No one usually stops to think about why you should destress before working out. In fact, I usually hear exercise helps reduce stress. I was surprised to find out there are quite a few reasons why you should destress before working out. You'll quickly discover how much better it makes your workout to take a few minutes to breathe and relax before hitting the gym.
The more you have on your mind while working out, the slower you move. This means you burn fewer calories and get less done. It's one of the more obvious reasons why you should destress before working out. If you can spare a little extra time for your workouts, this might not be a problem. If you're trying to improve performance, such as preparing for a race, this could be a major issue. Record your workout times when you're both stressed and relaxed and you'll see the difference.
The more stressed you are, the more tired you feel. The same applies to your workout. It's hard to exercise when you feel exhausted. If you try to work out while you're stressed, you might find yourself shortening your workout, skipping exercises or avoiding your session altogether. Even if you're not physically tired, your mind is telling you it's too tired to manage much physical activity. Relax beforehand and it's like giving your mind a power nap.
When you feel tired and sluggish, even the simplest tasks somehow seem more difficult. Your brain is trying to process all the stress. It doesn't have energy to spare for other tasks. As a result, you have to force yourself to think more about every single exercise and movement. Something as simple as jumping jacks could feel like trying to learn a foreign language if you're under too much stress.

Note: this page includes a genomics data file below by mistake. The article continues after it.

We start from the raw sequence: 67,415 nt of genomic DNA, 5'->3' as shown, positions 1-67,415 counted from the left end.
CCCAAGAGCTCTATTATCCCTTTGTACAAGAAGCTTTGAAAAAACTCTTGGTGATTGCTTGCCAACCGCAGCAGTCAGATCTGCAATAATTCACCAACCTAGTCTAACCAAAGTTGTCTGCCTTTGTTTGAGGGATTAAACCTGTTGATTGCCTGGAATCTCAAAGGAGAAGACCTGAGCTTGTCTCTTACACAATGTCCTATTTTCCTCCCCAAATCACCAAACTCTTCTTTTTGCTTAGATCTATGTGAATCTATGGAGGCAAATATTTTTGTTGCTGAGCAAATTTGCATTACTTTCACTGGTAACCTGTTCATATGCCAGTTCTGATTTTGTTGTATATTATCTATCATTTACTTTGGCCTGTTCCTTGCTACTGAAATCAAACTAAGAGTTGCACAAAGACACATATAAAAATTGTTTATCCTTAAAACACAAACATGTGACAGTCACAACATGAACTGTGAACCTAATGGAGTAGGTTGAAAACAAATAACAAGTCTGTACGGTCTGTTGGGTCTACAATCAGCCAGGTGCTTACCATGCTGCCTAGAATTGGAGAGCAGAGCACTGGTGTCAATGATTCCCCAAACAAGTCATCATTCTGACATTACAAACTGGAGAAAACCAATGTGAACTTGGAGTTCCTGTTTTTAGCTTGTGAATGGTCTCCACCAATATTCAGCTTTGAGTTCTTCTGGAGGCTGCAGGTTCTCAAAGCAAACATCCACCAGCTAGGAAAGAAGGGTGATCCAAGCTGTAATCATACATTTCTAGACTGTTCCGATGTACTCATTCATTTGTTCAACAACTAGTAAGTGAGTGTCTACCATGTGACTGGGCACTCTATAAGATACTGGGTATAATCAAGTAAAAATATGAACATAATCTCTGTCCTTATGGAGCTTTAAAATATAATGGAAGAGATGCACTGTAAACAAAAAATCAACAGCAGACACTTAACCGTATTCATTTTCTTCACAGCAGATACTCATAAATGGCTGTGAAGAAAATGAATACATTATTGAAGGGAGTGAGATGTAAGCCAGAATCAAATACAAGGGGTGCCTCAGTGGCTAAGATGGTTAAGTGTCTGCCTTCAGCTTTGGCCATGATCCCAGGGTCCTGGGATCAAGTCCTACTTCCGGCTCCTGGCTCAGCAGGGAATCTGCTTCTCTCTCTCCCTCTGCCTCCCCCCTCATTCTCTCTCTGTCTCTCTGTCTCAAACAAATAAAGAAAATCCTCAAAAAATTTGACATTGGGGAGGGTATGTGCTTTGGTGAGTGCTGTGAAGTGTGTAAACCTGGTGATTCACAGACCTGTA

The more stress you're under, the less focused you are. When you're exercising, you must focus on what you're doing. This is especially true if you're using equipment. If you don't pay attention, you could injure yourself. Imagine what would happen if you only half focused on how to use the equipment at the gym. One wrong move and you could easily get hurt. With a little relaxation beforehand, your only injury might be a few sore muscles.
If you already have problems staying motivated to exercise, you'll find that stress doesn't help. In fact, it works against you and makes you feel like there's no point. It becomes too easy to just say “I'm too stressed” or “I'm too tired right now.” Think of stress as the anti-cheerleader. Erase it from the picture and it'll become easier to motivate yourself to workout more.
Stress doesn't just affect your mind. It also affects your muscles. The more stressed you are, the more tense your body is. This means you're far less flexible than you might usually be. Tight, stiff muscles mean you'll have a harder time with exercises that require flexibility such as yoga, stretching and Pilates. Plus, stiffer muscles are easier to injure and they're more likely to be sore the next day.
When stress reaches the point where you get angry, you might actually work out too much. The adrenaline makes you forget your limits. While that may seem like a good thing, your body won't think so when you try to get up the next day. It's important to let the stress go and stick with your routine. There is such a thing as too much exercise and it's not good for you.
Exercise actually is great for helping to relieve stress, but too much stress might hinder your workout. If you feel unfocused and tense, take some time to relax a little first. You'll feel better and have a much more effective workout. Has stress ever hurt your workout?
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